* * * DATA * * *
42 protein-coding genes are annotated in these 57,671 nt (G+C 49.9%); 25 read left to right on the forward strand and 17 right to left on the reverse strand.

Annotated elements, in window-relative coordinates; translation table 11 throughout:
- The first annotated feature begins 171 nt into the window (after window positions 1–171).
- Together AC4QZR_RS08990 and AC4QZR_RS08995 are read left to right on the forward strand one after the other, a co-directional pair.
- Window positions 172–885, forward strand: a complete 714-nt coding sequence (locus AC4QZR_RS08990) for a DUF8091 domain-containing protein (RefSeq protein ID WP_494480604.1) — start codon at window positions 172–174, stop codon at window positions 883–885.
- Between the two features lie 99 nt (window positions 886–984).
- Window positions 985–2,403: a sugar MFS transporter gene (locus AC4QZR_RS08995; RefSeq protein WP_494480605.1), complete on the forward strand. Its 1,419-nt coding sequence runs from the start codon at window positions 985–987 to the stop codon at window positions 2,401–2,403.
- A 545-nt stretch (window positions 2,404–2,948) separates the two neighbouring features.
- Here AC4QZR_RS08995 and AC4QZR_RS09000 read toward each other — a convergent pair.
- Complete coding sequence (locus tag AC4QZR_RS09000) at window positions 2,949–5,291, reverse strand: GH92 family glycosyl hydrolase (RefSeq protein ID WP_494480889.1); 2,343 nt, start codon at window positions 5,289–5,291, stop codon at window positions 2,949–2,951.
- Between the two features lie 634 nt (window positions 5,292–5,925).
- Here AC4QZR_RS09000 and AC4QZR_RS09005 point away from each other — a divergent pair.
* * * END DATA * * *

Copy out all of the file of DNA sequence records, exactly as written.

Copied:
42 protein-coding genes are annotated in these 57,671 nt (G+C 49.9%); 25 read left to right on the forward strand and 17 right to left on the reverse strand.

Annotated elements, in window-relative coordinates; translation table 11 throughout:
- The first annotated feature begins 171 nt into the window (after window positions 1–171).
- Together AC4QZR_RS08990 and AC4QZR_RS08995 are read left to right on the forward strand one after the other, a co-directional pair.
- Window positions 172–885, forward strand: a complete 714-nt coding sequence (locus AC4QZR_RS08990) for a DUF8091 domain-containing protein (RefSeq protein ID WP_494480604.1) — start codon at window positions 172–174, stop codon at window positions 883–885.
- Between the two features lie 99 nt (window positions 886–984).
- Window positions 985–2,403: a sugar MFS transporter gene (locus AC4QZR_RS08995; RefSeq protein WP_494480605.1), complete on the forward strand. Its 1,419-nt coding sequence runs from the start codon at window positions 985–987 to the stop codon at window positions 2,401–2,403.
- A 545-nt stretch (window positions 2,404–2,948) separates the two neighbouring features.
- Here AC4QZR_RS08995 and AC4QZR_RS09000 read toward each other — a convergent pair.
- Complete coding sequence (locus tag AC4QZR_RS09000) at window positions 2,949–5,291, reverse strand: GH92 family glycosyl hydrolase (RefSeq protein ID WP_494480889.1); 2,343 nt, start codon at window positions 5,289–5,291, stop codon at window positions 2,949–2,951.
- Between the two features lie 634 nt (window positions 5,292–5,925).
- Here AC4QZR_RS09000 and AC4QZR_RS09005 point away from each other — a divergent pair.